From the tense opening scene right through to the humorous end Tarantino’s cast and script is on amazing form.
Musical scores and the style of beginning each change of scene with a chapter name and number were shared with Kill Bill. The similarities work well with both films but were quite obvious as Tarantino styles. This movie also shared the typical Tarantino gore, it was after all supposed to be a movie about Jewish-American soldiers scalping Nazis in German occupied France.
This is another movie I went in to knowing nothing more than it was directed by Quentin Tarantino, starred Brad Pitt, and involved Americans killing Nazis. I’d also heard that it was Quentin’s version of the past, so not historically accurate.
Knowing so little led to a lot of tense moments, not knowing where the story was going or how it would pan out. At one point I was so overcome with emotion that I began to cry a little, and then before you know it I’m laughing again at Aldo Raine’s (Brad Pitt) accent.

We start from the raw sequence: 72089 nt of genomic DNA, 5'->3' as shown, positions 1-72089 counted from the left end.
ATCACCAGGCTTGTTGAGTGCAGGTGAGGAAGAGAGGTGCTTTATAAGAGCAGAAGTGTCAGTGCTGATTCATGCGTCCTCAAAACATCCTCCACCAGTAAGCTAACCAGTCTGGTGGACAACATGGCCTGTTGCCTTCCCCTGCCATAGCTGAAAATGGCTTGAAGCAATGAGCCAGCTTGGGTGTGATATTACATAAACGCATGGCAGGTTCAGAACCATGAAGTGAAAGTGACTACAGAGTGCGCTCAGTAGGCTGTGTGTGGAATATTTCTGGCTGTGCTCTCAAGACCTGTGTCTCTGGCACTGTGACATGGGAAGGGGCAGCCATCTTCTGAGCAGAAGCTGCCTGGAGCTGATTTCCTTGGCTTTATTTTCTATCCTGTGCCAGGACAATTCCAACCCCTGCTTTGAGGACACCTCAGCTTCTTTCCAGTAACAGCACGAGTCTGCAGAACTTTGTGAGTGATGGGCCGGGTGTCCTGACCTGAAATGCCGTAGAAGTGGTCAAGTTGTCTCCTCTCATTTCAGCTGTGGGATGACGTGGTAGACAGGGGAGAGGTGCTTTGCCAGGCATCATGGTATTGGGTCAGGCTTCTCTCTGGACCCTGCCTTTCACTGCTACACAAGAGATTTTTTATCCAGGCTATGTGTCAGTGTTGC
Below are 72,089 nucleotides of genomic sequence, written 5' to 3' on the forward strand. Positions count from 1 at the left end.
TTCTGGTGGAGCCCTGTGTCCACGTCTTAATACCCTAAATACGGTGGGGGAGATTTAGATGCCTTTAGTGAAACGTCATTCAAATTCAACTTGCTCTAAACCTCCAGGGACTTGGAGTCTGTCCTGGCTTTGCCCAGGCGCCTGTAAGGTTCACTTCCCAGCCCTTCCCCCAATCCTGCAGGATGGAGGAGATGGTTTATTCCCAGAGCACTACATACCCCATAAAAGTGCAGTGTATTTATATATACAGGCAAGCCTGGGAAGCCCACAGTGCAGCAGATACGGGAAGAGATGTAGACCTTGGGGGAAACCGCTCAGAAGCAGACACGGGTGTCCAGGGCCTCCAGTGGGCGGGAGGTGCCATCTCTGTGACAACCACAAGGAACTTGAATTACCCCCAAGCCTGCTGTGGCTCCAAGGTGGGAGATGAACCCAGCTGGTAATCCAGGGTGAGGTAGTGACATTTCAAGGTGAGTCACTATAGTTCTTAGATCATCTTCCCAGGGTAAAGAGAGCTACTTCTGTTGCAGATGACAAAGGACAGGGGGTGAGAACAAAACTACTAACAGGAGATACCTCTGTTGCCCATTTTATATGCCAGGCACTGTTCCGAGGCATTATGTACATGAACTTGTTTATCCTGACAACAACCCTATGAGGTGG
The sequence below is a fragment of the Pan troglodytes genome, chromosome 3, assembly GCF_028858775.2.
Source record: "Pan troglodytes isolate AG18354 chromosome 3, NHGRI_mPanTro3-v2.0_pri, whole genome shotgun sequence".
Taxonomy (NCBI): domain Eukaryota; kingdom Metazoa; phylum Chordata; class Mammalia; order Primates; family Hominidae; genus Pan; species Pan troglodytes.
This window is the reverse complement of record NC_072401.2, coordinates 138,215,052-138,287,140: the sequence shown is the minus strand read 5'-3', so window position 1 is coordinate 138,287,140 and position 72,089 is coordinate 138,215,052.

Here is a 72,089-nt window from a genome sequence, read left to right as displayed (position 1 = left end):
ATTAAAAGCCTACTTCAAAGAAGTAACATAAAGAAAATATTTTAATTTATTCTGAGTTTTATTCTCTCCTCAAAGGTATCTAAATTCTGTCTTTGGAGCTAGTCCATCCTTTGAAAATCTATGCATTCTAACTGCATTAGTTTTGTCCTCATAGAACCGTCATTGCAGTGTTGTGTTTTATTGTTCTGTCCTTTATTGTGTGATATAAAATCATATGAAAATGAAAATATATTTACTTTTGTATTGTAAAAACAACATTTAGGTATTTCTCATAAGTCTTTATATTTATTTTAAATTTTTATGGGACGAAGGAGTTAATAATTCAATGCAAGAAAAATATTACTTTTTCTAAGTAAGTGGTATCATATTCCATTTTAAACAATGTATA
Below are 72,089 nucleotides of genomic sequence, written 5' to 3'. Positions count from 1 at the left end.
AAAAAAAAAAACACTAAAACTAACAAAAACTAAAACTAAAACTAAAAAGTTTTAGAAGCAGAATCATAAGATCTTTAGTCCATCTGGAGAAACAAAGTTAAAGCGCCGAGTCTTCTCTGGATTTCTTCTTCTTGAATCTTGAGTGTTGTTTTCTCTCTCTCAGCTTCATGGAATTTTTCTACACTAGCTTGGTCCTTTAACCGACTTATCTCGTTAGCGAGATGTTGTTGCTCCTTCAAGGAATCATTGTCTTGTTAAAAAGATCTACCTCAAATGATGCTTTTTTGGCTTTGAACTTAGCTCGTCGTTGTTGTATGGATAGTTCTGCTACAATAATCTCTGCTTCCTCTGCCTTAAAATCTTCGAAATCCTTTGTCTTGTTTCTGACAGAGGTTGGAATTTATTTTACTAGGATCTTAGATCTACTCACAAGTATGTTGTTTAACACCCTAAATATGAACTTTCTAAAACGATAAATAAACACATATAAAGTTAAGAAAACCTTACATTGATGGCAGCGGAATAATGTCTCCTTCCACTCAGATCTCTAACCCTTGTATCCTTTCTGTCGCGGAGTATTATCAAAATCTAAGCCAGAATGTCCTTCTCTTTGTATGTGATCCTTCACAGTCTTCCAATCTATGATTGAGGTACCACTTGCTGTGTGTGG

Brad Pitt was certainly the biggest name actor in the movie, but it’s doubtful he got as much screen time as other key characters. Particularly the women of the film – a Jewish French teenager Shosanna and a German film star Bridget von Hammersmark. Colonel Hans Landa the “Jew hunter” steals his scenes with villanious almost over the top performances that leave you tense and wondering what the hell he’s going to do.
My only problem is the scene involving Mike Myers. It felt out of place and his natural comedic accent was so conspicuous I kept expecting him to break out into “Yeah, Baby, yeah”. The Boy has no problem with the scene, and Mike Myers part has been declared by many as a comeback. Maybe I wasn’t paying enough attention.
Inglourious Basterds is a stunning piece of cinema you must see for yourself. Make sure you attend when you’re properly awake, most of the movie is in French and German so you’ll need to pay attention to the subtitles.